Chapter 10 + 11

Chapter 10 discussed the role that success plays in longevity. The researchers discovered that health threats could be predicted by career accomplishments as well as lack of accomplishments. They concluded that those with the most successful careers were the least likely to die young. This makes sense to me but what if your job is extremely stressful? I feel like if your job is high stress and you don’t cope well with this stress, that you would probably not live as long. I was not surprised that those who coped with stress well remained healthy despite having demanding careers. I predicted that conscientiousness was one of the reasons why the successful participants were successful. This prediction was correct. In addition, ambition, perseverance, impulse control and high motivation also played a role in a successful work life. The chapter concluded by saying that those who retired but remained active in their community lived longer. This finding also makes sense and did not surprise me. After reading the chapter, I am interested in learning about CEO’s longevity. They have very high stress jobs but they have had very successful careers. How do CEO’s handle stress? Do CEO’s live longer than most?

Chapter 11 discussed the role religion places in longevity. I was surprised that religion itself doesn’t really play a role in how long you live. As someone who was raised with no religion, I have always felt that religious people are “better” because they believe in something greater than themselves. But at the same time it makes sense that having a religion doesn’t mean you will live longer. How can believing in something lead someone to living a longer life? People who are religious are also social and involved in the community. These are factors that lead to long life. I would like to know if people of a certain religion are more social or conscientious than people of another religion.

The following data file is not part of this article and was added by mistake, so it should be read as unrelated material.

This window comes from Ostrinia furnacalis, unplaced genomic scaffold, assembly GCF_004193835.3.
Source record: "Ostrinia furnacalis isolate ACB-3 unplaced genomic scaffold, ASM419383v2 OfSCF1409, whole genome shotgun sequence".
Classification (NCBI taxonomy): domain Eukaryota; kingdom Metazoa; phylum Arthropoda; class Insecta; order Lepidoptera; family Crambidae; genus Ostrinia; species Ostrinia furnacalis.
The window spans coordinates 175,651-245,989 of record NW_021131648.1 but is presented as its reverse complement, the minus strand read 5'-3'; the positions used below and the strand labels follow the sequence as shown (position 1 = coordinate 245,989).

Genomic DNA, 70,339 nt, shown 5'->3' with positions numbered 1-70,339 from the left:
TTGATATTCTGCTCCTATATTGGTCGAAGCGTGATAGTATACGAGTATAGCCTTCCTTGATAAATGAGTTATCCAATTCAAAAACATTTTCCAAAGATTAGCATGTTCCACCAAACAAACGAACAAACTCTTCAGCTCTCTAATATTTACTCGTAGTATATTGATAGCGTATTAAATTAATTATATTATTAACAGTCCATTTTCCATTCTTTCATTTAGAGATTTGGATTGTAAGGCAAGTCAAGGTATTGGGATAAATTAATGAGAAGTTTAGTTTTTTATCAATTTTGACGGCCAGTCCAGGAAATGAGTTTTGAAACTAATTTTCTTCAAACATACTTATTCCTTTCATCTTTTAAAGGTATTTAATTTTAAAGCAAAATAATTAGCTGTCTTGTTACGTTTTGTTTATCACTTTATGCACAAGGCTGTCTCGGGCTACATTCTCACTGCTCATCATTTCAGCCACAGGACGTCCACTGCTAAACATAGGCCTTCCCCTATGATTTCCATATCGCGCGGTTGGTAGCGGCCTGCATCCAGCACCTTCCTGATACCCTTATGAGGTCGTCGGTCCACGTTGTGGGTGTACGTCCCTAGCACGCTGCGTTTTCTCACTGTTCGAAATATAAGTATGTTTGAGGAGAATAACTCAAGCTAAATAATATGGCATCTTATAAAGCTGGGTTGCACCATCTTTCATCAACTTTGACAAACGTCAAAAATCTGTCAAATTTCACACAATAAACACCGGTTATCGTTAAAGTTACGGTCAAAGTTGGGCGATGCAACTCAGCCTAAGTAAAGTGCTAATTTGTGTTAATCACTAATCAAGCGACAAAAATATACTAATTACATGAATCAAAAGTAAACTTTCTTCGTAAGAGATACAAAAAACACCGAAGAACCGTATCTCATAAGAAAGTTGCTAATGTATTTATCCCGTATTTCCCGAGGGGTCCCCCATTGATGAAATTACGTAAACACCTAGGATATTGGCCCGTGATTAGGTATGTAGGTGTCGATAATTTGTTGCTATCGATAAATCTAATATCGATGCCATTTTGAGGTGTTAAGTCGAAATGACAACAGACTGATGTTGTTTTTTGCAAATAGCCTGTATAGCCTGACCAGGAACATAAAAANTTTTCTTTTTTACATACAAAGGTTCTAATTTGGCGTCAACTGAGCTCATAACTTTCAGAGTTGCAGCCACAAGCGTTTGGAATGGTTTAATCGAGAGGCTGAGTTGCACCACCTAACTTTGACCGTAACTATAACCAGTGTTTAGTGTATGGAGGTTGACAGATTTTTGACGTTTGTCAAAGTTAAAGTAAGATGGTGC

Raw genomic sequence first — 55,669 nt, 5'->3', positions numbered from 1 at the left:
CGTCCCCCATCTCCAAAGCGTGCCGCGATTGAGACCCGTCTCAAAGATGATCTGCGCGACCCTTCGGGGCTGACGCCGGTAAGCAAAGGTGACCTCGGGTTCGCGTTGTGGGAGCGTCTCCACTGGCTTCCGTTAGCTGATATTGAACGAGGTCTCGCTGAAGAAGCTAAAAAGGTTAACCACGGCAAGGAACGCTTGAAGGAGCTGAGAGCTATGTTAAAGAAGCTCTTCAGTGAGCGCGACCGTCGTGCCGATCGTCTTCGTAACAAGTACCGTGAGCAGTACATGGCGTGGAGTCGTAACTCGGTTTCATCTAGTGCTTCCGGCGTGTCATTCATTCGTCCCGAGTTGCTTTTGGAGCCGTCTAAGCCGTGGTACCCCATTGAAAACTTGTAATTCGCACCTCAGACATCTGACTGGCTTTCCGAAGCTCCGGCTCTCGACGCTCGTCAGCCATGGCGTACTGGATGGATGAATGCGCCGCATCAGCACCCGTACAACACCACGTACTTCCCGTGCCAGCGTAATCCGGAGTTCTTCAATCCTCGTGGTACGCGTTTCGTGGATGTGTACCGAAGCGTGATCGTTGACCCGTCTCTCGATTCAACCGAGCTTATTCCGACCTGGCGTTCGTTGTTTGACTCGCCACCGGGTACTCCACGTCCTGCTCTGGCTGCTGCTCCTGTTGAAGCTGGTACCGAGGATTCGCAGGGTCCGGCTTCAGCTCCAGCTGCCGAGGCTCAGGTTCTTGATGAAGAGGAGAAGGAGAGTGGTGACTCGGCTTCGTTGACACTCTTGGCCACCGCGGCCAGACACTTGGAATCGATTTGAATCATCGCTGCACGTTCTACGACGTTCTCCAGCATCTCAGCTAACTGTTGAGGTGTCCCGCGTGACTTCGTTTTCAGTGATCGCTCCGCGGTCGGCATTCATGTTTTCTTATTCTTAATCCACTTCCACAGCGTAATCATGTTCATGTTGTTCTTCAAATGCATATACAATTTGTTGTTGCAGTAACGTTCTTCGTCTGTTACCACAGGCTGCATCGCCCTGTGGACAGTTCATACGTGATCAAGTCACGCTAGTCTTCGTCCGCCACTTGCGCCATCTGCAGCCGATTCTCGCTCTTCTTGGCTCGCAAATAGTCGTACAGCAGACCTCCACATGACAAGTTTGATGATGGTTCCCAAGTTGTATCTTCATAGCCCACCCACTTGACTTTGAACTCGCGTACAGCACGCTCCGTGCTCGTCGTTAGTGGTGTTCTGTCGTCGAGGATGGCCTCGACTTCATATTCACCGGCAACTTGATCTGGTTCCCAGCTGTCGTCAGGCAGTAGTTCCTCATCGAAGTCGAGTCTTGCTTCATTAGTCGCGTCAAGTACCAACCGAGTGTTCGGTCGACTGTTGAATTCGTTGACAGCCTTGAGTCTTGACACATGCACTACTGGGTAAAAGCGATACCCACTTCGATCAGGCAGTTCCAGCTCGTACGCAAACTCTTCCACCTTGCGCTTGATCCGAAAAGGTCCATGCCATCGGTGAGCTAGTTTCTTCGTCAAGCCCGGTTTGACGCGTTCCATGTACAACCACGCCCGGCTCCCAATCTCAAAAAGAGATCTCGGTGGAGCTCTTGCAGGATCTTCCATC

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1 Response to Chapter 10 + 11

  1. Jessica Patel says:

    You make a good point about CEO’s and their level of stress due to potentially facing a higher amount of stressors. I feel like they can go both ways. If they have great faith in their company to succeed and have a great team to lead with, they may face less stress than those whose companies are facing low sales/profits. On the other hand, CEOs may face more stress if they frame their work as being really important to the company’s employee livelihoods. Another thing to think about is that they probably have a higher access to services to help with them cope. For example, they may have better access to maintain or improve mental/physical health.

    In addition, with the religion chapter, I think it is really important to note that the authors were viewing religion for people to gather and create a support system for each other since they believe in the same entity. For me, I am not very religious but recognize that as long as an individual finds a social support system, it can act as a buffer against stress. Religion is just one way of being able to find that support.

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